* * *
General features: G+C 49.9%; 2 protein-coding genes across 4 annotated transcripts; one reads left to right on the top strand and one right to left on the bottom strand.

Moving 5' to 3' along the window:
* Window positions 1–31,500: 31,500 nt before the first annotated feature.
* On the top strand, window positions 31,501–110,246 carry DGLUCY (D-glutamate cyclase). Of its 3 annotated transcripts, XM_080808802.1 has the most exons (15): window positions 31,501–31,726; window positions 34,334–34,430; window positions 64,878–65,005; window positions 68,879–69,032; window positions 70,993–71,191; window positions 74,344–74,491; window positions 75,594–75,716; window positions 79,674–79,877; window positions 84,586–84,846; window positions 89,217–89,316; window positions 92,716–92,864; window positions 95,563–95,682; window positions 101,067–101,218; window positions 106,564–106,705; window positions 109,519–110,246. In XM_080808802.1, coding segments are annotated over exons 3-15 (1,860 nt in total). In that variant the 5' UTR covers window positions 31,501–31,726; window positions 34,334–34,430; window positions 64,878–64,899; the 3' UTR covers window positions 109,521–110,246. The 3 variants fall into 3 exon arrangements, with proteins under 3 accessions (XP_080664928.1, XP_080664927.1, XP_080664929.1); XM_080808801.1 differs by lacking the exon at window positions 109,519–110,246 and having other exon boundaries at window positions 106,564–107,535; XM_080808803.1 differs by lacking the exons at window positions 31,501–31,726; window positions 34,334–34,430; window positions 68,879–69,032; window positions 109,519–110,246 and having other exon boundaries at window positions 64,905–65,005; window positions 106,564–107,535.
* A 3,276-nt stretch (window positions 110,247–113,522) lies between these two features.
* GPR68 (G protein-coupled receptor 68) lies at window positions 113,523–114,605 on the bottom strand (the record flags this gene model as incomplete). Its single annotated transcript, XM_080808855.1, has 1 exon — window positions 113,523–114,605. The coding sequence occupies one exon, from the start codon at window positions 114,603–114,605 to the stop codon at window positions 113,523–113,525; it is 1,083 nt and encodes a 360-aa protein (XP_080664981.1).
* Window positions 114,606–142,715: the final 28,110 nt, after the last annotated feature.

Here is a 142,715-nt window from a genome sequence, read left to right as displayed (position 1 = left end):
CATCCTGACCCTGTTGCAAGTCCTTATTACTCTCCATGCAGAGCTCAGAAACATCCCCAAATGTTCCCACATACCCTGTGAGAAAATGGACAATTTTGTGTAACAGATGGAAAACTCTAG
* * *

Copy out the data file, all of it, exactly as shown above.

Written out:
General features: G+C 49.9%; 2 protein-coding genes across 4 annotated transcripts; one reads left to right on the top strand and one right to left on the bottom strand.

Moving 5' to 3' along the window:
* Window positions 1–31,500: 31,500 nt before the first annotated feature.
* On the top strand, window positions 31,501–110,246 carry DGLUCY (D-glutamate cyclase). Of its 3 annotated transcripts, XM_080808802.1 has the most exons (15): window positions 31,501–31,726; window positions 34,334–34,430; window positions 64,878–65,005; window positions 68,879–69,032; window positions 70,993–71,191; window positions 74,344–74,491; window positions 75,594–75,716; window positions 79,674–79,877; window positions 84,586–84,846; window positions 89,217–89,316; window positions 92,716–92,864; window positions 95,563–95,682; window positions 101,067–101,218; window positions 106,564–106,705; window positions 109,519–110,246. In XM_080808802.1, coding segments are annotated over exons 3-15 (1,860 nt in total). In that variant the 5' UTR covers window positions 31,501–31,726; window positions 34,334–34,430; window positions 64,878–64,899; the 3' UTR covers window positions 109,521–110,246. The 3 variants fall into 3 exon arrangements, with proteins under 3 accessions (XP_080664928.1, XP_080664927.1, XP_080664929.1); XM_080808801.1 differs by lacking the exon at window positions 109,519–110,246 and having other exon boundaries at window positions 106,564–107,535; XM_080808803.1 differs by lacking the exons at window positions 31,501–31,726; window positions 34,334–34,430; window positions 68,879–69,032; window positions 109,519–110,246 and having other exon boundaries at window positions 64,905–65,005; window positions 106,564–107,535.
* A 3,276-nt stretch (window positions 110,247–113,522) lies between these two features.
* GPR68 (G protein-coupled receptor 68) lies at window positions 113,523–114,605 on the bottom strand (the record flags this gene model as incomplete). Its single annotated transcript, XM_080808855.1, has 1 exon — window positions 113,523–114,605. The coding sequence occupies one exon, from the start codon at window positions 114,603–114,605 to the stop codon at window positions 113,523–113,525; it is 1,083 nt and encodes a 360-aa protein (XP_080664981.1).
* Window positions 114,606–142,715: the final 28,110 nt, after the last annotated feature.

Here is a 142,715-nt window from a genome sequence, read left to right as displayed (position 1 = left end):
CATCCTGACCCTGTTGCAAGTCCTTATTACTCTCCATGCAGAGCTCAGAAACATCCCCAAATGTTCCCACATACCCTGTGAGAAAATGGACAATTTTGTGTAACAGATGGAAAACTCTAG